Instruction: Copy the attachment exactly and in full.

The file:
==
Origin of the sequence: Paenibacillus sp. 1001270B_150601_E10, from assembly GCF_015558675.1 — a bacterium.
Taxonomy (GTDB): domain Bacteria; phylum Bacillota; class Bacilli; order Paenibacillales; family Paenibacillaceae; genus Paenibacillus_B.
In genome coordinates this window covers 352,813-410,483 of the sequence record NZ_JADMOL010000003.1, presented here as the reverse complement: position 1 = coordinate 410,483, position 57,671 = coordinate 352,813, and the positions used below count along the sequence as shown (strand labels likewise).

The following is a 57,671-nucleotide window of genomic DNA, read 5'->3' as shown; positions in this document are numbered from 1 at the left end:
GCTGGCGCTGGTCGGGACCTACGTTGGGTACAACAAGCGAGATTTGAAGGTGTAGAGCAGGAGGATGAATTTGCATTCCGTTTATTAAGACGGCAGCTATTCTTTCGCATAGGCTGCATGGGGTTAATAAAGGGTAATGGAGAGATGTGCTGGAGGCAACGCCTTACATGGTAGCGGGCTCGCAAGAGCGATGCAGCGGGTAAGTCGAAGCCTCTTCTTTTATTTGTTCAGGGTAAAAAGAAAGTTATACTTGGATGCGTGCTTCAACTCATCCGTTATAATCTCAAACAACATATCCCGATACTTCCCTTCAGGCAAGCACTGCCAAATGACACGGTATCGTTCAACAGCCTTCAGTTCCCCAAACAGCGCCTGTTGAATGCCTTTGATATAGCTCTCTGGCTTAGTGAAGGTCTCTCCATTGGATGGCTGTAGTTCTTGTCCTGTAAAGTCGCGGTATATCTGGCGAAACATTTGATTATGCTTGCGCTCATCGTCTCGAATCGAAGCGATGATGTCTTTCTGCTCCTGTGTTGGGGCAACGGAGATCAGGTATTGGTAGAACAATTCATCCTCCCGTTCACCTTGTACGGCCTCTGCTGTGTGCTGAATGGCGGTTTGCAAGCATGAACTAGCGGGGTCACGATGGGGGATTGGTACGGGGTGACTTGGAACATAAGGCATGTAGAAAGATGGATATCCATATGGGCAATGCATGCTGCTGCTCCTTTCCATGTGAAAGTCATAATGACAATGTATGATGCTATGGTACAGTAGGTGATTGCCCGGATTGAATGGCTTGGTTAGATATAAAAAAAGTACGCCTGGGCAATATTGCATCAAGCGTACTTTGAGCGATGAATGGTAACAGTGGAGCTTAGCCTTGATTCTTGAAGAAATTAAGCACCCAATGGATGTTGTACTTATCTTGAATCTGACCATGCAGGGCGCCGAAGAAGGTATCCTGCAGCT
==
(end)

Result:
Origin of the sequence: Paenibacillus sp. 1001270B_150601_E10, from assembly GCF_015558675.1 — a bacterium.
Taxonomy (GTDB): domain Bacteria; phylum Bacillota; class Bacilli; order Paenibacillales; family Paenibacillaceae; genus Paenibacillus_B.
In genome coordinates this window covers 352,813-410,483 of the sequence record NZ_JADMOL010000003.1, presented here as the reverse complement: position 1 = coordinate 410,483, position 57,671 = coordinate 352,813, and the positions used below count along the sequence as shown (strand labels likewise).

The following is a 57,671-nucleotide window of genomic DNA, read 5'->3' as shown; positions in this document are numbered from 1 at the left end:
GCTGGCGCTGGTCGGGACCTACGTTGGGTACAACAAGCGAGATTTGAAGGTGTAGAGCAGGAGGATGAATTTGCATTCCGTTTATTAAGACGGCAGCTATTCTTTCGCATAGGCTGCATGGGGTTAATAAAGGGTAATGGAGAGATGTGCTGGAGGCAACGCCTTACATGGTAGCGGGCTCGCAAGAGCGATGCAGCGGGTAAGTCGAAGCCTCTTCTTTTATTTGTTCAGGGTAAAAAGAAAGTTATACTTGGATGCGTGCTTCAACTCATCCGTTATAATCTCAAACAACATATCCCGATACTTCCCTTCAGGCAAGCACTGCCAAATGACACGGTATCGTTCAACAGCCTTCAGTTCCCCAAACAGCGCCTGTTGAATGCCTTTGATATAGCTCTCTGGCTTAGTGAAGGTCTCTCCATTGGATGGCTGTAGTTCTTGTCCTGTAAAGTCGCGGTATATCTGGCGAAACATTTGATTATGCTTGCGCTCATCGTCTCGAATCGAAGCGATGATGTCTTTCTGCTCCTGTGTTGGGGCAACGGAGATCAGGTATTGGTAGAACAATTCATCCTCCCGTTCACCTTGTACGGCCTCTGCTGTGTGCTGAATGGCGGTTTGCAAGCATGAACTAGCGGGGTCACGATGGGGGATTGGTACGGGGTGACTTGGAACATAAGGCATGTAGAAAGATGGATATCCATATGGGCAATGCATGCTGCTGCTCCTTTCCATGTGAAAGTCATAATGACAATGTATGATGCTATGGTACAGTAGGTGATTGCCCGGATTGAATGGCTTGGTTAGATATAAAAAAAGTACGCCTGGGCAATATTGCATCAAGCGTACTTTGAGCGATGAATGGTAACAGTGGAGCTTAGCCTTGATTCTTGAAGAAATTAAGCACCCAATGGATGTTGTACTTATCTTGAATCTGACCATGCAGGGCGCCGAAGAAGGTATCCTGCAGCT